There's a pervading theme in some sections of the web development community to slate SEO, and every 6-12 months, there's a flood of blog posts on the matter. So what's all the fuss about? The most recent article to come on my radar is "Spammers, Evildoers, and Opportunists" by someone called Derek Powazek. It's the usual ranting, with blanket statements like this:
Search Engine Optimization is not a legitimate form of marketing. It should not be undertaken by people with brains or souls. If someone charges you for SEO, you have been conned.
No, Derek, if you pay someone for a service and it doesn't deliver on your expectations then you may feel rightly aggrieved. If someone deliberately misleads you in order to obtain money, then you've been conned. I can find plenty of examples of both within the internet community at large, and within the web developer community itself. And yes, there are very low quality SEOs out there.
The argument that some people can be conned by cowboys in a particular industry therefore the industry itself is rotten is obviously false. People get ripped off by plumbers, for instance. According to the logic of the "SEO is evil" crowd, that means all plumbers are bad and you should never use a plumber.
In tiresomely repetitive form, the argument moves on to why SEO itself has no use:
1. The good advice is obvious, the rest doesn't work.
2. SEO is poisoning the web.
If you overpaid for basic SEO, then you made a poor business decision. SEO does not equal spam. If you paid a spammer for SEO, then you have made a poor business decision.
And, of course, the solution is always "build it and they will come" - a laughable idea for anyone with experience of business on the web:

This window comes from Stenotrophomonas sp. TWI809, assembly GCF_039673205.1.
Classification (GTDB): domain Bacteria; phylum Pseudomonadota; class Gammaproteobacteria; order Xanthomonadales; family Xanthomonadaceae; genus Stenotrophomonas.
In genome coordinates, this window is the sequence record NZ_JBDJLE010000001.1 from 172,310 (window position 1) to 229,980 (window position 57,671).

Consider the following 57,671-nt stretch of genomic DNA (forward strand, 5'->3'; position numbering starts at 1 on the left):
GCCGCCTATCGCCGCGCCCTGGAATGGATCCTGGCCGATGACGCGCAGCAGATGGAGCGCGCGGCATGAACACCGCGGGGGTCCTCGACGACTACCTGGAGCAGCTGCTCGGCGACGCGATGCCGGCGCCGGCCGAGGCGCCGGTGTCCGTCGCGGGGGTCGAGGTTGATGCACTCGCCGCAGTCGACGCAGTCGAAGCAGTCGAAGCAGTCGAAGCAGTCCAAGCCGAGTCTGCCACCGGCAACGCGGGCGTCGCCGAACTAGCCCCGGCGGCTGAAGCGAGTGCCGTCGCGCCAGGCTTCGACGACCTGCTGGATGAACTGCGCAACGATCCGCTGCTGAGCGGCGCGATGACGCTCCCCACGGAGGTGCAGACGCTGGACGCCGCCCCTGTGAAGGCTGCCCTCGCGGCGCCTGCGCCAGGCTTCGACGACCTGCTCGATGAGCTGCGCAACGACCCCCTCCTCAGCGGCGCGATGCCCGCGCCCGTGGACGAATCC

Make something great. Tell people about it. Do it again.
I've actually summed up SEO in a similar way (in three lines). The point is that "tell people about it" involves things like, well, SEO actually.
But just for the record, let's get a few things straight about SEO:
Most web developers are not great at SEO
I don't need to argue a case for this. The overwhelming majority of people who approach us have tried "build it and they will come" and they didn't come. It's not a criticism of web developers that they aren't good at SEO - it is a particular specialism, just as web development is. Most SEOs are not great at web development - we pay web developers for that.
Writing titles and reasonable code is not SEO
It's a small part of SEO. The problem with the "SEO is evil" crowd is that if they knew this, they wouldn't say what they are saying. A similarly false statement would be that if you have a CMS, you don't need a developer.
Here's a few tasks I've done this week as an SEO:
- Designing a site taxonomy that reflects the highest conversion keywords for the target audience
- Discussing Google's geo-targeting processes to ensure an internationalised site maximises its audience
- Determining the cause of an algorithmic filter that is resulting in low ranking for a number of well-constructed pages
- Analysing the backlinks of a website to determine links that are delivering incorrect HTTP status codes
There are no doubt web developers who could do all of these things, just as there are SEOs who can develop good websites. These are the exceptions rather than the rule.
Anyone can learn web development or SEO
Advanced SEO (just like advanced web development) is complex and requires a lot of experience. But the basics are straightforward to acquire and anyone with the inclination and time can pick them. Hey, I could learn to be a plumber if I wanted. But I don't want to be a plumber, so if I need that work done, I will pay a specialist to do it. And if I want a good job done, the last thing I'm going to do is hire an electrician who tells me that plumbing is easy and anyone can do it. And that's what the "SEO is evil" crowd are advising you to do.
I'll leave the last word to foul-mouthed Ted Dziuba: Hey Lets Bitch About SEO Again:
Hey I have an awesome idea. Let's take a field of business that many people work in to make a legitimate living, and tear it down for being immoral and accuse it of fraud. And when it comes to solving the actual problem that this business works on, apply a nice helping of sunshine-up-your-ass, and everything's just fine.
Better yet, let's do this every six to eight months, because collectively we have the attention span of a fruit fly.